A mob hitman recalls his possible involvement with the slaying of Jimmy Hoffa.
Martin Scorsese’s latest film since Silence tells the story of World War II vet Frank Sheeran (Robert De Niro), who becomes a hit man for Italian mobster Russell Bufalino (Joe Pesci) in 1950s Philadelphia. Recounted through flashbacks as Sheeran sits in a retirement home, the film follows Sheeran’s gradual rise.
Sometimes funny, but mostly serious, the clever film shows Scorsese’s reach in terms of direction and Hollywood connections, as evidenced by the star-studded cast. Based on the non-fiction work by former investigator Charles Brandt called I Hear You Paint Houses, the film touches on notable historical figures like Jimmy Hoffa (Al Pacino) and Bobby Kennedy (Jack Huston). But the focus never strays far from Sheeran’s story, sometimes on the fringes and sometimes centrally located.
Even on his ascent, when it might seem like this is a “success” story, Sheeran’s mob time isn’t glamorous. He gets divorced, intimidates his daughter (watching your dad curb stomp another adult will do that), and constantly finds the demands of Bufalino and Hoffa increasing. Against the backdrop of the changing world (Castro! Political intrigue! Hoffa’s machinations!), Sheeran provides the audience with a viewpoint into the 1950s to 1990s culturally, as well as specifically in the criminal underground operating in broad daylight.
From a production level, the film is fantastic, sprawling and well shot, with wardrobe, automobiles, and locations primed to reflect the film’s eras. Even the de-aging process used on each of the veteran actors used here isn’t too distracting (although, occasionally, “younger“ Sheeran’s eyebrows are clearly off.) And, story wise, this is an interesting look back into the unglamorous life of crime, and probably Scorsese’s filmography, too.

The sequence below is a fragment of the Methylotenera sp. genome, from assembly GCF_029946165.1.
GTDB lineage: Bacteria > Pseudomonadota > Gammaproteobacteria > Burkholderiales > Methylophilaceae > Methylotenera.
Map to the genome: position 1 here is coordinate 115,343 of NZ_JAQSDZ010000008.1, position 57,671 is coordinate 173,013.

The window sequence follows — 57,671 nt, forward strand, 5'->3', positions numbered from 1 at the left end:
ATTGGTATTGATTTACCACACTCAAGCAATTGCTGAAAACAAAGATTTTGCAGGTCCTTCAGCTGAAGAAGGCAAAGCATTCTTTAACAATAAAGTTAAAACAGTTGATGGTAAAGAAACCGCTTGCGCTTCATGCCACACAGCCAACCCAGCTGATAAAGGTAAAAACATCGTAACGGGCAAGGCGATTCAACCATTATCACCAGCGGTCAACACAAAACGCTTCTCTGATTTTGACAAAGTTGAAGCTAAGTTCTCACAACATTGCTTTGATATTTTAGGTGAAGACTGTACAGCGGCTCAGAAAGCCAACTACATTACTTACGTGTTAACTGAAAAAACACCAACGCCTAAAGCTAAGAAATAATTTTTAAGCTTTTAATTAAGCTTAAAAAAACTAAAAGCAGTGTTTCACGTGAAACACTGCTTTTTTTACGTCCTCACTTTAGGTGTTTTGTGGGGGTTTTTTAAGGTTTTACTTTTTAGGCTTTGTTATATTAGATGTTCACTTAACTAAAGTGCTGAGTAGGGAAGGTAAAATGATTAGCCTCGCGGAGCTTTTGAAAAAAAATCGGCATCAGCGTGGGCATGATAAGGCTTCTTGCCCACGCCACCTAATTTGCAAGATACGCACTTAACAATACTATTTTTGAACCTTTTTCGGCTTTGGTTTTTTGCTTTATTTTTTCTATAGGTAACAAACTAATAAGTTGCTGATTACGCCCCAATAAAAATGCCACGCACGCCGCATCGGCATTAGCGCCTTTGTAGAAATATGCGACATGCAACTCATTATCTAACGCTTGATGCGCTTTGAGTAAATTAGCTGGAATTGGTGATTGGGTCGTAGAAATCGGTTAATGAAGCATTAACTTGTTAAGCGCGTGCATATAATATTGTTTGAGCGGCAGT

The director behind Mean Streets, Taxi Driver, Goodfellas, Casino, Gangs of New York, and The Departed certainly knows how to spin a mobster yarn, but there is nothing ostensibly pro-violence here. Instead, it’s a look at where a violent life can take a person like Sheeran—to isolation, to great personal loss, to a questioning of what values he has chosen to make his own. In the end, Sheeran is a broken old man who chased the life he thought he needed to, but in the end, he sacrificed everything, including relationships with friends and family, in pursuit of his job.
That alone should be a warning to everyone in the audience, mobster or not.